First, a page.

What happens when two platforms with the strongest Counter-Strike: Global Offensive anti-cheat programs team up?
The new FACEIT and ESL merger is bringing some positive changes to CSGO. An air-tight anti-cheat program is on top of the company’s list to improve the gaming experience. The Saudi-backed Savvy Gaming Group’s acquisition of FACEIT and ESL might be surrounded by controversy, but it might solve CSGO’s long-standing hacker problem. According to the press release, both companies have joined forces to create an even stronger anti-cheat program.
“FACEIT and ESEA are allying to fight cheating even more effectively by sharing tech, infrastructure, and data capabilities, and to provide better solutions to other tournament organizers,” ESL stated.
Will FACEIT have a better anti-cheat?
FACEIT will likely have an advanced anti-cheat program as a result of the SGG’s acquisition of ESL. The company will benefit from ESEA’s cutting-edge technology, delivering the best possible anti-cheat system for CSGO.
Previously, FACEIT and ESEA used to be two separate entities that had kernel-level access to users’ devices. This allowed these third-party sites to eliminate hackers and applications running in the background from the root, ensuring a clean gaming experience.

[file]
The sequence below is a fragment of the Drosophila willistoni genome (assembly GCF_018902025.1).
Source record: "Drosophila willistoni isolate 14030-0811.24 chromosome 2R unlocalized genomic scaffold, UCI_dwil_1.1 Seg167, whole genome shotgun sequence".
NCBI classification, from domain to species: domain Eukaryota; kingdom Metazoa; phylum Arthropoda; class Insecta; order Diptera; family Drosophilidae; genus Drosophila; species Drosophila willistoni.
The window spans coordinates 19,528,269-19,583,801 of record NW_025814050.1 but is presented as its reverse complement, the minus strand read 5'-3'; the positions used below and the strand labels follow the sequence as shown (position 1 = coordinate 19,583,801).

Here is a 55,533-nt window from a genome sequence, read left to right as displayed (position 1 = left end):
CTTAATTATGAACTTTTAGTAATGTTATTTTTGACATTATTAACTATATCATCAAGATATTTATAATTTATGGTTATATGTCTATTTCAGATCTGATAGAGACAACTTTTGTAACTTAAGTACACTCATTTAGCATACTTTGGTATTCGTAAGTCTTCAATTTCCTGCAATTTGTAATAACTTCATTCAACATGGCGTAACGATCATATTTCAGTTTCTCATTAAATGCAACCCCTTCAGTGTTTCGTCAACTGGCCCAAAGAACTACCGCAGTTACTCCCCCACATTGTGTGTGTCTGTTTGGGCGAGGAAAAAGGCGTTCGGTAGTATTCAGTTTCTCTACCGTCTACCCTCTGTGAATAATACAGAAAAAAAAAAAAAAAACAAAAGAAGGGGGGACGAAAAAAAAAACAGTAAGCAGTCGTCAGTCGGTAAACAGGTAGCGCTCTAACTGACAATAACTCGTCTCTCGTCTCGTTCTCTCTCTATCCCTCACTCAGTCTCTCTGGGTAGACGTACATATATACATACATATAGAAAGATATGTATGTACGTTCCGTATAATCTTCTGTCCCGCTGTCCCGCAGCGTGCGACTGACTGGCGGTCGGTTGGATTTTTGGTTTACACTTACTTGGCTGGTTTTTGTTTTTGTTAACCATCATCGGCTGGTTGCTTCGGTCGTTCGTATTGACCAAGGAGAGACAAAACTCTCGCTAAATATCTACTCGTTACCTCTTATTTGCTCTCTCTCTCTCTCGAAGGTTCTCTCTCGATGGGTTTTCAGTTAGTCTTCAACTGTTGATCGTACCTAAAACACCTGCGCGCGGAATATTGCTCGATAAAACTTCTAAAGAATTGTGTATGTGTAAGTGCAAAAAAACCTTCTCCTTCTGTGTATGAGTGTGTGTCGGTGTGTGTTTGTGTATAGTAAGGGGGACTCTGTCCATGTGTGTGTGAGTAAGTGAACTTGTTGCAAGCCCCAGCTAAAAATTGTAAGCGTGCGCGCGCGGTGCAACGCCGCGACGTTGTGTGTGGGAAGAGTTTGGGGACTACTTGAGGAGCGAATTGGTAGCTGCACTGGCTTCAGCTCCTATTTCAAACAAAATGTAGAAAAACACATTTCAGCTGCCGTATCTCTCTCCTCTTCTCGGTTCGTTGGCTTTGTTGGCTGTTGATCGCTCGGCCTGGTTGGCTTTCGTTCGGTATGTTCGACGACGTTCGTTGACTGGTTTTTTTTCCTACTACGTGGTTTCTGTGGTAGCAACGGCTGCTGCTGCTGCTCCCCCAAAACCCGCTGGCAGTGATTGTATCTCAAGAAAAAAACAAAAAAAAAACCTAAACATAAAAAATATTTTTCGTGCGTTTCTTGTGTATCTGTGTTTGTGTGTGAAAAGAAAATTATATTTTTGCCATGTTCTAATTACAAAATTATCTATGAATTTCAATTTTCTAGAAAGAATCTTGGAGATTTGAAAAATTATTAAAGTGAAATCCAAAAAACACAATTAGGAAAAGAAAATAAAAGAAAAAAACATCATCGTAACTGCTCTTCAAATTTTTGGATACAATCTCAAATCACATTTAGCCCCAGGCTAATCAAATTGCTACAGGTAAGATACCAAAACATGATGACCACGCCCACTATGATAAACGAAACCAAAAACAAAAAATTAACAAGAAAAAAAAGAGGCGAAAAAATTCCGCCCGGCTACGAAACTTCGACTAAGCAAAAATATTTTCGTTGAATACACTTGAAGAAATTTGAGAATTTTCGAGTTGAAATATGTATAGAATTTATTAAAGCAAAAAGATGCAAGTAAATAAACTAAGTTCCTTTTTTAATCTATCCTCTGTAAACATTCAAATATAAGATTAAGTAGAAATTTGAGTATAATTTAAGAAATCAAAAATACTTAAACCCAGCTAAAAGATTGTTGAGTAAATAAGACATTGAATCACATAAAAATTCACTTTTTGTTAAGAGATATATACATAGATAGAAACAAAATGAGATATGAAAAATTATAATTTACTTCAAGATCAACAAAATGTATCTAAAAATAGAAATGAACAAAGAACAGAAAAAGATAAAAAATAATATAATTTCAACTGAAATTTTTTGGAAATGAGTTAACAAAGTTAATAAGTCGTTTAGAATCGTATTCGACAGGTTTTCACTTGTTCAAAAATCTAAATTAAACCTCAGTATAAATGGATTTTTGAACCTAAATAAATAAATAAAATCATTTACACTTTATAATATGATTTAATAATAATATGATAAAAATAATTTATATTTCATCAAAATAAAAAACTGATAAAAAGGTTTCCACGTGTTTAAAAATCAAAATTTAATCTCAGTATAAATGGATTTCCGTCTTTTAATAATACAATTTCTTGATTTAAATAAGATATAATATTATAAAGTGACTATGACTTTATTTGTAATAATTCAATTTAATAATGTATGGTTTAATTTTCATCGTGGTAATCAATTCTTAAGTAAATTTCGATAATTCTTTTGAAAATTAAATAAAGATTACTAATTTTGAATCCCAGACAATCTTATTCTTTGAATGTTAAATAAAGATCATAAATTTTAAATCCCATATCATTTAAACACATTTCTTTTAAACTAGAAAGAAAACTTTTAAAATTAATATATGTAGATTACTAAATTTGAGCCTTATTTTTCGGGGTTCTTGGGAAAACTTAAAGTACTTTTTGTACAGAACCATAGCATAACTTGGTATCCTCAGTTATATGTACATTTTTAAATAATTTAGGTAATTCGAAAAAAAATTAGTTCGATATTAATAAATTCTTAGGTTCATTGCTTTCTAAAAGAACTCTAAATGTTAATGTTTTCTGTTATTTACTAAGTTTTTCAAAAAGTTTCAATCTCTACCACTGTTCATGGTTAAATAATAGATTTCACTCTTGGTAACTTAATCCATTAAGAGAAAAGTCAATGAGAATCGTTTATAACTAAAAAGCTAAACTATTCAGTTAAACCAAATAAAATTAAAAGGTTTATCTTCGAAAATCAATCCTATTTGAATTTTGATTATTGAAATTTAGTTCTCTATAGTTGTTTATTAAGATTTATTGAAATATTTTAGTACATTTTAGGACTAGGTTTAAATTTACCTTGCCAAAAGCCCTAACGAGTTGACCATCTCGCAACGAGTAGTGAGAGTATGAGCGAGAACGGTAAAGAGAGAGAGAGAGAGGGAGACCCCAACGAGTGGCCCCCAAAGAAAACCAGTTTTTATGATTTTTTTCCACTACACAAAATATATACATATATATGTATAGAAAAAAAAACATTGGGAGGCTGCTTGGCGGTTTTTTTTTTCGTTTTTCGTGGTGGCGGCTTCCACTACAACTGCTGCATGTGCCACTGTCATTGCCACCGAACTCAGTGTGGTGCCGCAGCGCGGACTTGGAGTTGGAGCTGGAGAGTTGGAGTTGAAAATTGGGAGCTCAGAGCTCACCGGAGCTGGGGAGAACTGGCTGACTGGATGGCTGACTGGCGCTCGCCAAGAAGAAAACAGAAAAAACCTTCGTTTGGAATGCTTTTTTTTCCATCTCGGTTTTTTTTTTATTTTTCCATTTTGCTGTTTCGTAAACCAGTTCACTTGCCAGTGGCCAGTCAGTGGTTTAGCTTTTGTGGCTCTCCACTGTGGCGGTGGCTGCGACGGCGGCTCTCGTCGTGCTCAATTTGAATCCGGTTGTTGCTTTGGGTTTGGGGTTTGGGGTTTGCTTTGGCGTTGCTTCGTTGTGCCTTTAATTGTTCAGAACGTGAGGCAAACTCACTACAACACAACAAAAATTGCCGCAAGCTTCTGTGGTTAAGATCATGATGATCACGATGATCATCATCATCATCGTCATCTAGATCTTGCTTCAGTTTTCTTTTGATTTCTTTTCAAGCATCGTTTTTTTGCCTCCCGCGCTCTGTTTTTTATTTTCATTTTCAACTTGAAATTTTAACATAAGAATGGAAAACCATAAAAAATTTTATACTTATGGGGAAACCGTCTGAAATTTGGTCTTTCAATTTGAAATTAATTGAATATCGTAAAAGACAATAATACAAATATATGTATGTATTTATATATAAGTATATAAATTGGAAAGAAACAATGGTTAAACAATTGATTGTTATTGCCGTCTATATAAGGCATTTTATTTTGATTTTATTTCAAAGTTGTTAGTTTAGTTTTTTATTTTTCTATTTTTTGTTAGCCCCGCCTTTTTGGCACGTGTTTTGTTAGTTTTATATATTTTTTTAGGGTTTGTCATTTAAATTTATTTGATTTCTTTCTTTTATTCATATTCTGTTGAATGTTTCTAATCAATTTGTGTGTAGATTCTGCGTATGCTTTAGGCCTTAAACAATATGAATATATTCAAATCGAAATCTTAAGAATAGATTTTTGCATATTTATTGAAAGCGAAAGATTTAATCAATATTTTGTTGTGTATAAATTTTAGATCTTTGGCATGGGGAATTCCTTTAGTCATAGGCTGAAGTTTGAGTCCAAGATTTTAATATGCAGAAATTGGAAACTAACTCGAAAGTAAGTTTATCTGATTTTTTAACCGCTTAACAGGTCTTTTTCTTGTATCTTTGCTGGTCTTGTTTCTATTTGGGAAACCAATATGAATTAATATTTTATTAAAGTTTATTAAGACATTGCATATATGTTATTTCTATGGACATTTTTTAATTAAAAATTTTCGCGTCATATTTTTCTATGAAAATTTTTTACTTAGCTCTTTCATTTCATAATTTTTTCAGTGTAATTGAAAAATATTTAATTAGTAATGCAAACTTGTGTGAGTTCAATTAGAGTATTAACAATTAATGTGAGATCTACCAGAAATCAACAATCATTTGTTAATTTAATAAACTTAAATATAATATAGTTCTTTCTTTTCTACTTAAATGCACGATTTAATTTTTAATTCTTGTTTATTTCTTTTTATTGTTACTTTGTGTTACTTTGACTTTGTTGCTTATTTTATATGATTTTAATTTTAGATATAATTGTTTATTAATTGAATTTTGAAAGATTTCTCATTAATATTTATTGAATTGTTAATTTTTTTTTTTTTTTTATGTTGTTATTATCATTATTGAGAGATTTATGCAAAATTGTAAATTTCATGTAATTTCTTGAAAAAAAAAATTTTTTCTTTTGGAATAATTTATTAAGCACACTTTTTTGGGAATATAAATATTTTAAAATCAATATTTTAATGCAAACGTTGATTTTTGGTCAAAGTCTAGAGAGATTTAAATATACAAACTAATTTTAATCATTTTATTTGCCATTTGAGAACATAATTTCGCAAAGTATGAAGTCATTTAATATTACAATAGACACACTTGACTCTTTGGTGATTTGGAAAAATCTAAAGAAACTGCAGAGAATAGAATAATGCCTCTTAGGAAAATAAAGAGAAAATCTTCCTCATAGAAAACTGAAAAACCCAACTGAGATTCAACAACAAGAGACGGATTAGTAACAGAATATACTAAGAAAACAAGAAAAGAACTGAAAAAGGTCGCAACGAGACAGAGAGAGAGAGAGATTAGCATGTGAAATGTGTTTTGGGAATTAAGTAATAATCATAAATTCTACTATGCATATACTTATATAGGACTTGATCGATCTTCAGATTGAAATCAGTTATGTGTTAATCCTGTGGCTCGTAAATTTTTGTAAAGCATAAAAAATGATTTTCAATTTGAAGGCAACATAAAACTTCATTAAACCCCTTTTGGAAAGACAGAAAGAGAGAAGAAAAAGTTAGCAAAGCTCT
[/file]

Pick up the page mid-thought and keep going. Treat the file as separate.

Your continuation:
Even Valve doesn’t have this level of technology, which naturally attracted serious CSGO players. FACEIT and ESEA had become a safe haven for players looking to have a healthy gaming experience. Since ESL owns ESEA, the new acquisition can be a game-changer for the CSGO players.
What’s ESL FACEIT Group?
Both the companies have launched ESL FACEIT Group that would focus on cultivating a healthier gaming ecosystem. From reviving the North American CSGO to supporting local scenes, the new program sounds refreshing. According to ESL FaceIt Group, both parties are merging their tech knowledge and data infrastructures to “defend the integrity of all matches.”
It remains to be seen how this program would be implemented. Nothing is changing for the players for now, but malicious actors may need to be more cautious. There are high chances that a FACEIT ban would directly transfer to ESEA as well. This will effectively decrease the number of serial hackers on both the platforms. Moreover, the companies might consider putting all their products under the same account system and having a single anti-cheat for both sites.
These are all plans and strategies, and nothing is set in stone yet. But, a merger should improve the casual gaming experience on paper. It’s yet to be seen whether these initiatives turn out to be as beneficial in practice.